BY S.E. SMITH

The morning after HBO’s Silicon Valley premiered, I happened to be visiting the DropBox offices in SOMA (mission creep from the Silicon Valley is drawing more and more of the tech industry north and into San Francisco proper). As I waited in the visitor’s lounge for my escort, lest I unwittingly stumble upon and then reveal key company secrets, I eavesdropped on the conversations around me. The room was filled entirely with men, and they were unilaterally making fun of the show for its inaccuracies.

Once I got into the offices themselves, though, and ran into some of the women working at DropBox, many of them pointed out that Silicon Valley cut close to the bone—that while it might not get all aspects of the tech industry and culture right, one thing it did target was sexism, with the minimal screen time for women in the pilot reflecting the similar lack of representation for women in tech itself. Some felt Silicon Valley was directly challenging the tech industry, one eyebrow up, waiting for a response.

But is it doing that successfully? That’s a question numerous critics are asking, because there’s a fine line between skewering sexism and commenting on a sexist culture and reinforcing it. This week, as we get ready for the Silicon Valley finale and peruse Google’s newly-released statistics highlighting the woeful lack of diversity at the Googleplex, it’s time to take a closer look at Silicon Valley, and its fictional counterpart.

Tech has a huge woman problem, and it always has: From the start, it was a men’s game—the contributions of women who shaped the early ages of computing, including my own grandmother (who was a key Lotus developer) have been nearly erased from history. Ada Lovelace, Grace Murray Hopper, and many more have faded into obscurity while their male counterparts are celebrated. The Bureau of Labor Statistics notes that only 20 percent of software developers are women; while almost 40 percent of web developers are women, that’s still not a balanced representation.

A “brogrammer” culture is still alive and well in Silicon Valley, especially at startups. The number of women in tech isn’t just small—the number of women in key positions is even smaller, and the amount of sexism in tech is formidable, as documented by organizations like Geek Feminism. Adria Richards was fired in 2013 for reporting sexual harassment, while Julie Ann Horvath was driven out of GitHub by sexism, and these are just two examples of the issues faced by women in tech on a daily basis.

Silicon Valley is sexist: Women know it, men working in solidarity with them know it, and the producers of Silicon Valley obviously know it.

This is a program with almost no women. The only woman actually playing a significant role is Monica (Amanda Crew), who acts as an executive assistant/den mother to the crew of men at Pied Piper, the startup the show revolves around. When women do flit back and forth across the screen, they’re in stereotyped, sexist, awful roles, and they have few to no lines—although at one point a sex worker does point out that an app in development is incredibly sexist (the app was based on the TitStare controversy). We don’t see women programmers, computer scientists, or other tech professionals.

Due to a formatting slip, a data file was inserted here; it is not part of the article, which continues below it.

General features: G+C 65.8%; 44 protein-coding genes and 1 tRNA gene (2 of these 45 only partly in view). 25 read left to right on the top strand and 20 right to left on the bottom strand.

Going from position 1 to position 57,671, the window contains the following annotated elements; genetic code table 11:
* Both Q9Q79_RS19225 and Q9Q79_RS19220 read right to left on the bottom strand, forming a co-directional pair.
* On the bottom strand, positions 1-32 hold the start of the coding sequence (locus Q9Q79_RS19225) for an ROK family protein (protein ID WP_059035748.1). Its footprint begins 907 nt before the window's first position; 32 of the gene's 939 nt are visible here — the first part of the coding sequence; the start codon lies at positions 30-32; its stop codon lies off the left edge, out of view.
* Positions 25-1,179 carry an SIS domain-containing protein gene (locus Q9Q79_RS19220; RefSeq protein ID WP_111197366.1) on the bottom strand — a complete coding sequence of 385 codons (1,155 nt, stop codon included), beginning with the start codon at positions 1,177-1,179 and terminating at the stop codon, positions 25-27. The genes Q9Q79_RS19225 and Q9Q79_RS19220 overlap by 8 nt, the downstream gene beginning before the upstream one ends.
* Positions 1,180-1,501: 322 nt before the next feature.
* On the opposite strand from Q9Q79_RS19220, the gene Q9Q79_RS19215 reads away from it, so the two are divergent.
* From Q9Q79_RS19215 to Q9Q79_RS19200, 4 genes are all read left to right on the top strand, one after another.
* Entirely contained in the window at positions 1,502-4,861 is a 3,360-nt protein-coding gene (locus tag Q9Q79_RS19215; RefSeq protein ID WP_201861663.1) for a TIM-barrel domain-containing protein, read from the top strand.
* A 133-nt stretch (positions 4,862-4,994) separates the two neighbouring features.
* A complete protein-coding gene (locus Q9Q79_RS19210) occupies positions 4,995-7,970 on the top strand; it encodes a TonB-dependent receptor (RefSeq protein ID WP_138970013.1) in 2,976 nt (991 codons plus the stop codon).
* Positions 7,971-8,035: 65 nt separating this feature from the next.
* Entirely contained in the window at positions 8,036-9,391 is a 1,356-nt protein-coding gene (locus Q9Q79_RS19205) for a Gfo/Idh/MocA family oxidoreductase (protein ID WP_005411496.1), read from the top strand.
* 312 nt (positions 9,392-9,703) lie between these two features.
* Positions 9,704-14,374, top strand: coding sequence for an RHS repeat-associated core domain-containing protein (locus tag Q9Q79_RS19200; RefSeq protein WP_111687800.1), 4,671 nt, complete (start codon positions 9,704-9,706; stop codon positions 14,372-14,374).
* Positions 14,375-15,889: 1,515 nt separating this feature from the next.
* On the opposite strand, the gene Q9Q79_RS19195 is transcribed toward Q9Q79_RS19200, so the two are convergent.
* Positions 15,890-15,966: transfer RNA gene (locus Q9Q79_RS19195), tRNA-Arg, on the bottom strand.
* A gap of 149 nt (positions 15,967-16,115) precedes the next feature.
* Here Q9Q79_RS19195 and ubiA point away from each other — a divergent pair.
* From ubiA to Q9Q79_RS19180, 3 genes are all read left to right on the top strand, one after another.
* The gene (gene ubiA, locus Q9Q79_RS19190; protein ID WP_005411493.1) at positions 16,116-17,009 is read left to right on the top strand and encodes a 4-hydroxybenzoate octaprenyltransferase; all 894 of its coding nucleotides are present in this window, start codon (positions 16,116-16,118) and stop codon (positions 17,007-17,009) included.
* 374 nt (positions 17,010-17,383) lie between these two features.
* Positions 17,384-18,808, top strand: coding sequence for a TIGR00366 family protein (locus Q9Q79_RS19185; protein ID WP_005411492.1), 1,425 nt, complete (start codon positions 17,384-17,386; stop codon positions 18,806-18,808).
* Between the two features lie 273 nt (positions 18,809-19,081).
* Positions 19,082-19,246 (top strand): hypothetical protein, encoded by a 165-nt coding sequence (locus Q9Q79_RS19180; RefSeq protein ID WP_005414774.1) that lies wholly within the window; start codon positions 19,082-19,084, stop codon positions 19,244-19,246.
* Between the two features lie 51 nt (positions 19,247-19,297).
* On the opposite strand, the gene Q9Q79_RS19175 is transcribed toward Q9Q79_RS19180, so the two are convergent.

Is Silicon Valley making some kind of elaborate meta-commentary on sexism in its real life counterpart? Is the absence of women, and the treatment of women as objects through the male gaze of the protagonists, all part of a complex scheme? Or is this show just your garden variety sexist television programming without any deeper agenda, thereby missing out on the chance to integrate some great social commentary into the narrative? This is, after all, Hollywood.

Notably, many male critics are staying away from the subject altogether, while many women feel that the sexism on Silicon Valley is just that: sexism. In order to punch up at the existing sexism in the real world, the show’s sexism would have to be depicted with more nuance—and there would have to be more women on the show for the men to play against. It’s hard to tackle a subject like sexism without engaging with the people who are affected by it, and right now, Silicon Valley is all about the men.

It’s a tactic that worked for the show, which was quickly renewed for a second season, but will the producers take the opportunity to bring on new characters, and will some of them be women? A rapidly expanding successful startup needs to hire staff quickly, and it needs to start converting contract personnel to full-timers. This is the chance to bring on women developers, to change Monica’s position within the company structure (as the right-hand woman, she could be someone with incredible power and control), and to actually directly challenge Silicon Valley’s sexist culture.

Playing with sexism in pop culture narratives can be funny, engaging, and also challenging for audiences, when it’s done right. Thus far, Silicon Valley appears to be falling short of the mark, as it appears to have missed that you can’t talk about sexism in a show without women. If this is intended as a commentary on the absence of women in tech, it’s both too subtle, and not quite accurate.

The problem isn’t simply the lack of representation in tech, but also the way women in tech are treated, and if Silicon Valley really wants to confront that, it needs some women. As it is now, the show is simply a reiteration of the same male-centric sexist environments some people claim it’s purporting to lampoon. 

Photo via The Coolector